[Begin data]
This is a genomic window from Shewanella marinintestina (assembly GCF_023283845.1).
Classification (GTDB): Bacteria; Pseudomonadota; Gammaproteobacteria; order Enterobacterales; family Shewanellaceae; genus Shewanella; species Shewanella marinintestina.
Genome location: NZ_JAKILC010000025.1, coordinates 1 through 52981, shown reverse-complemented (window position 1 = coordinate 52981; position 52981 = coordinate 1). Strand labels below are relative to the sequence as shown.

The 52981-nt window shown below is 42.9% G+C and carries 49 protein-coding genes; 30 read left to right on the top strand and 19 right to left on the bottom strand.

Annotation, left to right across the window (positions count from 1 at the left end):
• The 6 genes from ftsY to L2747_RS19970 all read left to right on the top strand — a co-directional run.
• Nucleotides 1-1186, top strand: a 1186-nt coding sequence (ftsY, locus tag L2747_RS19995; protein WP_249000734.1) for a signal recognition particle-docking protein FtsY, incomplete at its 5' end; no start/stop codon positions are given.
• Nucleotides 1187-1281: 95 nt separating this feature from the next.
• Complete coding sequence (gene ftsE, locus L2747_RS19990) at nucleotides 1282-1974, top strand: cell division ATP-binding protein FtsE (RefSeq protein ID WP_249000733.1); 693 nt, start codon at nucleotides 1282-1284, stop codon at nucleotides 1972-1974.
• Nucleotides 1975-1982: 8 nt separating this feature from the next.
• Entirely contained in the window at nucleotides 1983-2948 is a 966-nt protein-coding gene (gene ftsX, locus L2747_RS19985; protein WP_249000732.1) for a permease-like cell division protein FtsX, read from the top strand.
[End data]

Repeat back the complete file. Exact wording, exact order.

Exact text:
This is a genomic window from Shewanella marinintestina (assembly GCF_023283845.1).
Classification (GTDB): Bacteria; Pseudomonadota; Gammaproteobacteria; order Enterobacterales; family Shewanellaceae; genus Shewanella; species Shewanella marinintestina.
Genome location: NZ_JAKILC010000025.1, coordinates 1 through 52981, shown reverse-complemented (window position 1 = coordinate 52981; position 52981 = coordinate 1). Strand labels below are relative to the sequence as shown.

The 52981-nt window shown below is 42.9% G+C and carries 49 protein-coding genes; 30 read left to right on the top strand and 19 right to left on the bottom strand.

Annotation, left to right across the window (positions count from 1 at the left end):
• The 6 genes from ftsY to L2747_RS19970 all read left to right on the top strand — a co-directional run.
• Nucleotides 1-1186, top strand: a 1186-nt coding sequence (ftsY, locus tag L2747_RS19995; protein WP_249000734.1) for a signal recognition particle-docking protein FtsY, incomplete at its 5' end; no start/stop codon positions are given.
• Nucleotides 1187-1281: 95 nt separating this feature from the next.
• Complete coding sequence (gene ftsE, locus L2747_RS19990) at nucleotides 1282-1974, top strand: cell division ATP-binding protein FtsE (RefSeq protein ID WP_249000733.1); 693 nt, start codon at nucleotides 1282-1284, stop codon at nucleotides 1972-1974.
• Nucleotides 1975-1982: 8 nt separating this feature from the next.
• Entirely contained in the window at nucleotides 1983-2948 is a 966-nt protein-coding gene (gene ftsX, locus L2747_RS19985; protein WP_249000732.1) for a permease-like cell division protein FtsX, read from the top strand.